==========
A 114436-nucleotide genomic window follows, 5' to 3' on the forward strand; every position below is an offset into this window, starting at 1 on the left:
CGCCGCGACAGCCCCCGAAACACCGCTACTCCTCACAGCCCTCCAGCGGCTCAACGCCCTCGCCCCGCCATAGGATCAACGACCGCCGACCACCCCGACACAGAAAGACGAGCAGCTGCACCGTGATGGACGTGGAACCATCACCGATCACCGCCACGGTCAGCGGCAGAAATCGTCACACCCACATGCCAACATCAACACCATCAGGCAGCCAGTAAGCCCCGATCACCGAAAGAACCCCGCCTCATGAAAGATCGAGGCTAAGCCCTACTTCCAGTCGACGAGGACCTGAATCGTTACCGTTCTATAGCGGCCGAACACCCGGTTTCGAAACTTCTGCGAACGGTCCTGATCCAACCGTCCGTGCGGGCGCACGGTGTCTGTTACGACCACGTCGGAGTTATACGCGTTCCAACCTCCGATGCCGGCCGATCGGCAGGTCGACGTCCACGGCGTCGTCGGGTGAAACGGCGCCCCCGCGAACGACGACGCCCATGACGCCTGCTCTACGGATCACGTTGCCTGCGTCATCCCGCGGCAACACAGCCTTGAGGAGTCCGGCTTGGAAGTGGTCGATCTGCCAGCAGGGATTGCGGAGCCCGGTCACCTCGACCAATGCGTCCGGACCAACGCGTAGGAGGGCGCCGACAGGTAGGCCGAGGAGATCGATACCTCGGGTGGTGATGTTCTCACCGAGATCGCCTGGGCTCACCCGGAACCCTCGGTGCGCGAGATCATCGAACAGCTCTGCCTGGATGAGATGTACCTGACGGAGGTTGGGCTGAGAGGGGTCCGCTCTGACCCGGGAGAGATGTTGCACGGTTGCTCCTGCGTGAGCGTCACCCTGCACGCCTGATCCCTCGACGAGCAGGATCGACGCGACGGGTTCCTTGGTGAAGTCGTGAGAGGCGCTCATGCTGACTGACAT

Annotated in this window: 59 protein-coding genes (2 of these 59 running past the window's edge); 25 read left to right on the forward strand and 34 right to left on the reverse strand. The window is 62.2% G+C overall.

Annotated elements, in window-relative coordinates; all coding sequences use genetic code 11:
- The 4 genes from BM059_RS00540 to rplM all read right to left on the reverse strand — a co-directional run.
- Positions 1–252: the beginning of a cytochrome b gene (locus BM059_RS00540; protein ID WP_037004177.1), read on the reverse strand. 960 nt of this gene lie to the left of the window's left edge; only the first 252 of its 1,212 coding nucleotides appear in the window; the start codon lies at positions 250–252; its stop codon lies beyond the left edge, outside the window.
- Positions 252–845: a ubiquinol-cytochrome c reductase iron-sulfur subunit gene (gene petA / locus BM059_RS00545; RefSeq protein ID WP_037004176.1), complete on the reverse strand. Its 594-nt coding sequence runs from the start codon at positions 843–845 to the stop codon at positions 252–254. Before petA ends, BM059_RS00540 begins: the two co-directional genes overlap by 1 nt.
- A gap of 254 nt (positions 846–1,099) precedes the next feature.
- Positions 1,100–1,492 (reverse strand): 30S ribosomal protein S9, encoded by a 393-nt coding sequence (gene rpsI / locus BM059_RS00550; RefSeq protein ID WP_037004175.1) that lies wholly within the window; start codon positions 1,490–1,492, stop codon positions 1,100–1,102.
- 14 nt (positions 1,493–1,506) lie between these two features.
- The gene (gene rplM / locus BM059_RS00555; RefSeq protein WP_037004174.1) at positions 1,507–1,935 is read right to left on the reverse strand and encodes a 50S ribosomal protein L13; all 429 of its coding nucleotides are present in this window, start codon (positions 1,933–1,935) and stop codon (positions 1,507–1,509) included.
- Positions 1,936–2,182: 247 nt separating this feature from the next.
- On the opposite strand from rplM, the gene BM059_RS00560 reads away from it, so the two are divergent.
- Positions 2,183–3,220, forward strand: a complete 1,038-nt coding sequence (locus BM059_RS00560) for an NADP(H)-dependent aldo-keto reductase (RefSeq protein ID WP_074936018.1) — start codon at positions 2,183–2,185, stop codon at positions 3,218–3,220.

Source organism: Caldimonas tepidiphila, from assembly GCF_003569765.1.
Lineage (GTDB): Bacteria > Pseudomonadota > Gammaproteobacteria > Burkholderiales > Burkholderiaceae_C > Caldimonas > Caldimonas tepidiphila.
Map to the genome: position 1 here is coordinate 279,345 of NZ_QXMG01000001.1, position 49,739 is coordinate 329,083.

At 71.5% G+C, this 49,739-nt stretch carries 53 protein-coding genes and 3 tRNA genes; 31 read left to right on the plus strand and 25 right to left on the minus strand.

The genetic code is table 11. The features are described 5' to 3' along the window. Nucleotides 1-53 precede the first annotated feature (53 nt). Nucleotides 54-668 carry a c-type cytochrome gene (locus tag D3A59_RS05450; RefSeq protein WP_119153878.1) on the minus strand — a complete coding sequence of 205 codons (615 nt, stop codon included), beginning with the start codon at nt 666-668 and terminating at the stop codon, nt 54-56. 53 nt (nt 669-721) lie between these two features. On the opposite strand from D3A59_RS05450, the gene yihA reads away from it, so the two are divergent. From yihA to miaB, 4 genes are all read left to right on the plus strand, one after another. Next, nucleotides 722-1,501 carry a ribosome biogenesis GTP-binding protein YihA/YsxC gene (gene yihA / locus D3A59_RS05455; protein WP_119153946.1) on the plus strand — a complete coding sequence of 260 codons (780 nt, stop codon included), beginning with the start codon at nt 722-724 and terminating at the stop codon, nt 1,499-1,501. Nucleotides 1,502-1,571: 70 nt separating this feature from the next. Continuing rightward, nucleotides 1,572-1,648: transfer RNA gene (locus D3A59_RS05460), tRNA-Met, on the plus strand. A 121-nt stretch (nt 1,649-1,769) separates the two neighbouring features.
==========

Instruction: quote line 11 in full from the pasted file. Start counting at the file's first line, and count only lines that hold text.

- The gene (gene rplM / locus BM059_RS00555; RefSeq protein WP_037004174.1) at positions 1,507–1,935 is read right to left on the reverse strand and encodes a 50S ribosomal protein L13; all 429 of its coding nucleotides are present in this window, start codon (positions 1,933–1,935) and stop codon (positions 1,507–1,509) included.